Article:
Academic Writing Resources

Regents Writing Guides
Session One, Part A: Listening and Writing for Information and Understanding
Session One, Part B: Reading and Writing for Information and Understanding

Session Two, Part A: Reading and Writing for Literary Response
     Plan of Action
     Sample essay
     Sample essay with step-by-step instructional breakdown
     Discussion paragraph breakdown from Anchor Paper
     
Session Two, Part B: Reading and Writing for Critical Analysis ("Critical Lens")
     Plan of Action
     Sample Essay 1
     Sample Essay 1 with step-by-step instructional breakdown
     Sample Essay 2
     Sample Essay 3 (pdf)
       
Click here to download and view past Regents exams; Adobe Reader required.

General Guidelines for Essay Writing
Just a few basic guidelines for any kind of expository writing, whether it's for the Regents Exam, a high school or college research paper, etc.

Awkward Sentences
You'll notice that sometimes I write the abbreviation "awk." next to a phrase or sentence in your revision. That means the sentence is so awkwardly written that I really can't correct it on the page. This two-page resource provides some examples from essays written by 9th-grade students, along with explanations of what's wrong, and possible solutions. More examples

A Paragraph About Nothing
One thing I've been noticing lately about student writing, particularly Critical Lens Essays, is an overwhelming vagueness of language and references to texts. When writing about literature, it's important to be as specific as possible; you cannot assume that whoever is reading your essay has read the book you're writing about. At the very least, you need to indicate that you read it and that you know what you're writing about. This resource shows a single paragraph from a critical lens essay that is over 200 words in length, contains no technical errors and uses precise, sophisticated language, but ultimately says absolutely nothing.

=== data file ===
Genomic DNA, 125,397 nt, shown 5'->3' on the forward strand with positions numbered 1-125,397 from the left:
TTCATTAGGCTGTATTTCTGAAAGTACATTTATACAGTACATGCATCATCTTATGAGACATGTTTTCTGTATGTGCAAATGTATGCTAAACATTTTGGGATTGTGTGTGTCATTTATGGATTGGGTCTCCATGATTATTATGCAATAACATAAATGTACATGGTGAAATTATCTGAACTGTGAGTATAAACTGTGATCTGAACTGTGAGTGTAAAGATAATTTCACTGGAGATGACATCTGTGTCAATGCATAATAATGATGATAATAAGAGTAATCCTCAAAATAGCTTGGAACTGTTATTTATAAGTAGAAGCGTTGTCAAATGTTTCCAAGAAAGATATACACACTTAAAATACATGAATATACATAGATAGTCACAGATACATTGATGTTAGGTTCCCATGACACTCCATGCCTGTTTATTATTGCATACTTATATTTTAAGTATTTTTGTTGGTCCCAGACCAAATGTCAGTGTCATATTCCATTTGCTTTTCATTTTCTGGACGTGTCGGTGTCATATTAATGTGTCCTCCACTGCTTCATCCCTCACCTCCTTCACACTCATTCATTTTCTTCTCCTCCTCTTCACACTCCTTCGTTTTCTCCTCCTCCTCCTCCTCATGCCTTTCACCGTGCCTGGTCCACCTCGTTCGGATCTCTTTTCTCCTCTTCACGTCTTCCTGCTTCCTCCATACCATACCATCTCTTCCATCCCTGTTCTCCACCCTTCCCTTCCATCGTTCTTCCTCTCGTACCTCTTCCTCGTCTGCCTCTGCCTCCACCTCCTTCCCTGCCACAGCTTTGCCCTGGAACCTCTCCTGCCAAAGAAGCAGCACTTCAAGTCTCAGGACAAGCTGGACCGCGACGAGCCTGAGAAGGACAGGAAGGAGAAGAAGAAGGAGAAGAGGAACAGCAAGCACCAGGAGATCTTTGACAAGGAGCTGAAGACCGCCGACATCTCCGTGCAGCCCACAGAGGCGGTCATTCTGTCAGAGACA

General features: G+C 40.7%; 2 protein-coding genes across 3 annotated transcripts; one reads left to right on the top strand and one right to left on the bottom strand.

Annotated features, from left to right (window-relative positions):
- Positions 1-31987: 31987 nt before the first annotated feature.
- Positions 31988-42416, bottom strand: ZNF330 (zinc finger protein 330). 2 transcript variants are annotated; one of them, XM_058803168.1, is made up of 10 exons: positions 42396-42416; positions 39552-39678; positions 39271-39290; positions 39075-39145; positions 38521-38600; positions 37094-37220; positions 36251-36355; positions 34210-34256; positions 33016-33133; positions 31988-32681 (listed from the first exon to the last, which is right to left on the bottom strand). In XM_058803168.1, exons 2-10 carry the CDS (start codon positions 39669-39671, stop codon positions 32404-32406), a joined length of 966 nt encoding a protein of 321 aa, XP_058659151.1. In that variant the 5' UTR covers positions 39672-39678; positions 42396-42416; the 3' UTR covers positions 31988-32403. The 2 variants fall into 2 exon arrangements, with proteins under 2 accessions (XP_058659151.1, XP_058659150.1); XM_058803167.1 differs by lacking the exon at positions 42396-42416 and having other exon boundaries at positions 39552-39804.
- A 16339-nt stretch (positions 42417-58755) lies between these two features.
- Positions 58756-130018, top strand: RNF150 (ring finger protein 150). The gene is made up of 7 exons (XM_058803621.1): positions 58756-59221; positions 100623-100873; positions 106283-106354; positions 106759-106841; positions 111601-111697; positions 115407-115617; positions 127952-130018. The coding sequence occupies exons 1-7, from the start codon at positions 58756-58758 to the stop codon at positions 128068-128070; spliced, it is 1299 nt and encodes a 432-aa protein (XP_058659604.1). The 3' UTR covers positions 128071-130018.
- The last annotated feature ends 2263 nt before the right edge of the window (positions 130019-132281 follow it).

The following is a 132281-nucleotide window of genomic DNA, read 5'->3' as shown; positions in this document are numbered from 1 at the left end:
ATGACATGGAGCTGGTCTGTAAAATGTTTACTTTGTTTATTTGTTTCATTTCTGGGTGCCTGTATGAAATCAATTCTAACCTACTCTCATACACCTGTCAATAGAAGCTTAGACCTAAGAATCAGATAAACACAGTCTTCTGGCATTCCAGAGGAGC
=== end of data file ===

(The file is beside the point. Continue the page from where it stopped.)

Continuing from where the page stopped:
Using Verbs-of-Doing in Literary Essays
One way to make your writing more clear and succinct, even in expository essays, is to use verbs-of-doing, just like in writing stories. This resource will provide some examples of how you can do this. (See also: Verbs Of Doing)

Basic Literary Essay
Not a Regents resource, but a useful guideline for how to construct an essay in terms of stating your thesis in an introduction, supporting it with evidence from the text, and adding an effective conclusion. See also General Guidelines for Essay Writing.

Literary Devices
One of the annoying things about the English Regents exam is that you need to refer to literary elements and techniques in your essays for Session Two (Parts A and B). It's not enough, however, to simply throw literary terms in there at random. It's not enough to know what literary terms mean; you need to be able to recognize literary elements and techniques in the literature you read, you need to understand how they work, how the elements are identified and how the techniques are used, and you need to know how to explain it to the reader of your essay. Here at last is a resource that not only defines more than 40 literary terms, it offers examples of how each can be used in a sentence that indicates an understanding of its meaning.

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